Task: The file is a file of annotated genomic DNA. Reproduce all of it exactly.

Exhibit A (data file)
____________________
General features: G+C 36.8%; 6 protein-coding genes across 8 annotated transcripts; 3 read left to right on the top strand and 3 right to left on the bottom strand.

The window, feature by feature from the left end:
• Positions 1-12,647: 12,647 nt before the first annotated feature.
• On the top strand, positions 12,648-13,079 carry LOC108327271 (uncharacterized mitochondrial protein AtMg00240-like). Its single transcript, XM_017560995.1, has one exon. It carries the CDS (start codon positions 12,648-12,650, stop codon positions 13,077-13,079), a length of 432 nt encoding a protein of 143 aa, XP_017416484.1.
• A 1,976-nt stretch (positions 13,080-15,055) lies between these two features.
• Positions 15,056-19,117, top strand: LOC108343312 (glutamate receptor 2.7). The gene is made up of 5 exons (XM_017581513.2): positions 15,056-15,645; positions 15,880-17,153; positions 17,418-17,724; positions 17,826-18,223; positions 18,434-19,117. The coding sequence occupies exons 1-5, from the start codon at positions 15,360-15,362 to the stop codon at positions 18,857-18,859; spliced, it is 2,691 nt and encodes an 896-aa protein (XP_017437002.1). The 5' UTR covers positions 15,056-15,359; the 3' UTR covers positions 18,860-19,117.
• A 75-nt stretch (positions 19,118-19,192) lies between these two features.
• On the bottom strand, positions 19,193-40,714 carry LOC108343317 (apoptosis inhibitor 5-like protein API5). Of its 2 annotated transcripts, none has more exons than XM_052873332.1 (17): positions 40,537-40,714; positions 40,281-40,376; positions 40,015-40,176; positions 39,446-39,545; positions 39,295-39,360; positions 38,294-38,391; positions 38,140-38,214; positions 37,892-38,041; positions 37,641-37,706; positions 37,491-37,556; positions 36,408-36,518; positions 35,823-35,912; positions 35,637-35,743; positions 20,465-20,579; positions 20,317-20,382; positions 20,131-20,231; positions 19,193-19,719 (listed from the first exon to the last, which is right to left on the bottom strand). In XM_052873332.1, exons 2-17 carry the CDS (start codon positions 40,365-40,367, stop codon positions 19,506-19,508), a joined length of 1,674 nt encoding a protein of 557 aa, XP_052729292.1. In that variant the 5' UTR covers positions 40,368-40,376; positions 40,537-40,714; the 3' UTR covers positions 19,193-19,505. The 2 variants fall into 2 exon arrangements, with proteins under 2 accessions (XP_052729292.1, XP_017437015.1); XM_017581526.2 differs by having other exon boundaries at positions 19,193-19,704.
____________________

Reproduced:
General features: G+C 36.8%; 6 protein-coding genes across 8 annotated transcripts; 3 read left to right on the top strand and 3 right to left on the bottom strand.

The window, feature by feature from the left end:
• Positions 1-12,647: 12,647 nt before the first annotated feature.
• On the top strand, positions 12,648-13,079 carry LOC108327271 (uncharacterized mitochondrial protein AtMg00240-like). Its single transcript, XM_017560995.1, has one exon. It carries the CDS (start codon positions 12,648-12,650, stop codon positions 13,077-13,079), a length of 432 nt encoding a protein of 143 aa, XP_017416484.1.
• A 1,976-nt stretch (positions 13,080-15,055) lies between these two features.
• Positions 15,056-19,117, top strand: LOC108343312 (glutamate receptor 2.7). The gene is made up of 5 exons (XM_017581513.2): positions 15,056-15,645; positions 15,880-17,153; positions 17,418-17,724; positions 17,826-18,223; positions 18,434-19,117. The coding sequence occupies exons 1-5, from the start codon at positions 15,360-15,362 to the stop codon at positions 18,857-18,859; spliced, it is 2,691 nt and encodes an 896-aa protein (XP_017437002.1). The 5' UTR covers positions 15,056-15,359; the 3' UTR covers positions 18,860-19,117.
• A 75-nt stretch (positions 19,118-19,192) lies between these two features.
• On the bottom strand, positions 19,193-40,714 carry LOC108343317 (apoptosis inhibitor 5-like protein API5). Of its 2 annotated transcripts, none has more exons than XM_052873332.1 (17): positions 40,537-40,714; positions 40,281-40,376; positions 40,015-40,176; positions 39,446-39,545; positions 39,295-39,360; positions 38,294-38,391; positions 38,140-38,214; positions 37,892-38,041; positions 37,641-37,706; positions 37,491-37,556; positions 36,408-36,518; positions 35,823-35,912; positions 35,637-35,743; positions 20,465-20,579; positions 20,317-20,382; positions 20,131-20,231; positions 19,193-19,719 (listed from the first exon to the last, which is right to left on the bottom strand). In XM_052873332.1, exons 2-17 carry the CDS (start codon positions 40,365-40,367, stop codon positions 19,506-19,508), a joined length of 1,674 nt encoding a protein of 557 aa, XP_052729292.1. In that variant the 5' UTR covers positions 40,368-40,376; positions 40,537-40,714; the 3' UTR covers positions 19,193-19,505. The 2 variants fall into 2 exon arrangements, with proteins under 2 accessions (XP_052729292.1, XP_017437015.1); XM_017581526.2 differs by having other exon boundaries at positions 19,193-19,704.